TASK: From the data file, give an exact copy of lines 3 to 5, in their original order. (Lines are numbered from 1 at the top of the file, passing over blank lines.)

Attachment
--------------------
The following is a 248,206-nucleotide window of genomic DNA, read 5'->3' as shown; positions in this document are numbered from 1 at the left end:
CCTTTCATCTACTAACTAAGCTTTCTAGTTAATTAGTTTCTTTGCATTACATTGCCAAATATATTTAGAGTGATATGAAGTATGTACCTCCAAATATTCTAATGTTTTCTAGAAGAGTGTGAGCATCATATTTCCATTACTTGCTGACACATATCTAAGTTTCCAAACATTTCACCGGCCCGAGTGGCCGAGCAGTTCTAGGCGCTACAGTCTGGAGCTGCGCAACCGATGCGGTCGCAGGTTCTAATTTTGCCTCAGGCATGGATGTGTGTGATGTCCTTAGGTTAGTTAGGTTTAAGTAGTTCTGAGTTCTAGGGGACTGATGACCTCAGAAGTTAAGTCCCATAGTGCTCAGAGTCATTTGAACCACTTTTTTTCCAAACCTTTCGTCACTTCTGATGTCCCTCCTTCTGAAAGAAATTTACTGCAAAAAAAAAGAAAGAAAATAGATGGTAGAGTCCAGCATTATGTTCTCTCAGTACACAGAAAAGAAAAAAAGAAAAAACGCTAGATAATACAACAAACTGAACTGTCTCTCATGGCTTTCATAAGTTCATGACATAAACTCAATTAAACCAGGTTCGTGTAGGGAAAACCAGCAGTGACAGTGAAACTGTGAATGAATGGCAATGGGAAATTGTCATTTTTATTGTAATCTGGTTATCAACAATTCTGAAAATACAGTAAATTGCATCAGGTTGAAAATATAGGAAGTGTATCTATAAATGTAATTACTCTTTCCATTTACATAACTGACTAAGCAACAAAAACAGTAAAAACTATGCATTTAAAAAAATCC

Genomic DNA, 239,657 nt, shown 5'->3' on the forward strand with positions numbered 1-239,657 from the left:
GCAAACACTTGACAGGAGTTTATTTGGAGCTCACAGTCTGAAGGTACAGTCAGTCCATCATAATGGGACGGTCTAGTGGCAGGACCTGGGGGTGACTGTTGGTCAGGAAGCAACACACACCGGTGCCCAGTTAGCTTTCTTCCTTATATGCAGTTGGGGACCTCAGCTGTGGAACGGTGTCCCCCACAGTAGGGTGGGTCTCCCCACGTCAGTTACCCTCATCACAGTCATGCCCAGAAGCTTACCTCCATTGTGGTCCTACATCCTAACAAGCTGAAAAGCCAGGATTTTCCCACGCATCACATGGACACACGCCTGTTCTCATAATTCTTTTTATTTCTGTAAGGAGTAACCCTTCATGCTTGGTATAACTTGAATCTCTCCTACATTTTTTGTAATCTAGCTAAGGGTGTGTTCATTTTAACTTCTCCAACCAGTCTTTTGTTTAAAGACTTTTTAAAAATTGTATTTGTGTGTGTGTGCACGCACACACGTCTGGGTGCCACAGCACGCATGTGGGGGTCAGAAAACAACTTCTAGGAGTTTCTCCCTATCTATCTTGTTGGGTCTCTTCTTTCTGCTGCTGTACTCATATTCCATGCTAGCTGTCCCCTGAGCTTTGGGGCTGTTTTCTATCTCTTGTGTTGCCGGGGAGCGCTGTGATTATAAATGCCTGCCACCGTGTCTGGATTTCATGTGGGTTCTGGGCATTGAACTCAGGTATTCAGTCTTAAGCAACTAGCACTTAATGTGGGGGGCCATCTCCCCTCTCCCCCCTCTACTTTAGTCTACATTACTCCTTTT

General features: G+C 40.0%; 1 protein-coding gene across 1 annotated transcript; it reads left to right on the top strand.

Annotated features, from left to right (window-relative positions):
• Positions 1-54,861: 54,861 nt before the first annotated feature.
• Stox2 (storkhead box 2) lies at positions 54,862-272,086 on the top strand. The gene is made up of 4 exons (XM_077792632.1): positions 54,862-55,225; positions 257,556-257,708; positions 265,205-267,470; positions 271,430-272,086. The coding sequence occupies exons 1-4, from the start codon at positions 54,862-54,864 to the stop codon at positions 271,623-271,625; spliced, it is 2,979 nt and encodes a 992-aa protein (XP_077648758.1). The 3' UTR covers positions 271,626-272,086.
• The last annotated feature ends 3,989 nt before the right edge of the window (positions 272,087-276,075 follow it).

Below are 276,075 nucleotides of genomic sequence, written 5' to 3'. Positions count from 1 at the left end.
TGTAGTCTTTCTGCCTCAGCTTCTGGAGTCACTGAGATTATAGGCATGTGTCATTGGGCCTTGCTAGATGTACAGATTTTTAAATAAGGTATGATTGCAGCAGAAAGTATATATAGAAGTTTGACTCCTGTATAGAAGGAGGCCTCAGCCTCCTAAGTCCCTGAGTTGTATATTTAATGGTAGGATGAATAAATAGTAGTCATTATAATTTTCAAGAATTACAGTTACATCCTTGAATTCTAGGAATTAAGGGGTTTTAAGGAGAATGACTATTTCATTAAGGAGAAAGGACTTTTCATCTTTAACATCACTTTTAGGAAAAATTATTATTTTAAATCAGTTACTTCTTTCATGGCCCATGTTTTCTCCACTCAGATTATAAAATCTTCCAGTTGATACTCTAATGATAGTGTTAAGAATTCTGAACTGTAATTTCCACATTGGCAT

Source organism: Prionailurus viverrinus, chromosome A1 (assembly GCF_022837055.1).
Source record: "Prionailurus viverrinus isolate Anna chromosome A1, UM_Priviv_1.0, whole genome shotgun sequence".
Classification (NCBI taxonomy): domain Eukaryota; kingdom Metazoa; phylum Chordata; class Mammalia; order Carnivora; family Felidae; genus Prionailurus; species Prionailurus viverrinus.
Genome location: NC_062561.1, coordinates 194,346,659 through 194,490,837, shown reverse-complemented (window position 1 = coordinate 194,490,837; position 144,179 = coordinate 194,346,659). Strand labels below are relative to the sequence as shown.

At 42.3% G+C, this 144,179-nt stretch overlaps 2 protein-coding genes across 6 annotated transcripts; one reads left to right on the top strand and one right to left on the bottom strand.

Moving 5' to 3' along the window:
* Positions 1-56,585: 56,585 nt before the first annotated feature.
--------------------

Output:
Genomic DNA, 239,657 nt, shown 5'->3' on the forward strand with positions numbered 1-239,657 from the left:
GCAAACACTTGACAGGAGTTTATTTGGAGCTCACAGTCTGAAGGTACAGTCAGTCCATCATAATGGGACGGTCTAGTGGCAGGACCTGGGGGTGACTGTTGGTCAGGAAGCAACACACACCGGTGCCCAGTTAGCTTTCTTCCTTATATGCAGTTGGGGACCTCAGCTGTGGAACGGTGTCCCCCACAGTAGGGTGGGTCTCCCCACGTCAGTTACCCTCATCACAGTCATGCCCAGAAGCTTACCTCCATTGTGGTCCTACATCCTAACAAGCTGAAAAGCCAGGATTTTCCCACGCATCACATGGACACACGCCTGTTCTCATAATTCTTTTTATTTCTGTAAGGAGTAACCCTTCATGCTTGGTATAACTTGAATCTCTCCTACATTTTTTGTAATCTAGCTAAGGGTGTGTTCATTTTAACTTCTCCAACCAGTCTTTTGTTTAAAGACTTTTTAAAAATTGTATTTGTGTGTGTGTGCACGCACACACGTCTGGGTGCCACAGCACGCATGTGGGGGTCAGAAAACAACTTCTAGGAGTTTCTCCCTATCTATCTTGTTGGGTCTCTTCTTTCTGCTGCTGTACTCATATTCCATGCTAGCTGTCCCCTGAGCTTTGGGGCTGTTTTCTATCTCTTGTGTTGCCGGGGAGCGCTGTGATTATAAATGCCTGCCACCGTGTCTGGATTTCATGTGGGTTCTGGGCATTGAACTCAGGTATTCAGTCTTAAGCAACTAGCACTTAATGTGGGGGGCCATCTCCCCTCTCCCCCCTCTACTTTAGTCTACATTACTCCTTTT

General features: G+C 40.0%; 1 protein-coding gene across 1 annotated transcript; it reads left to right on the top strand.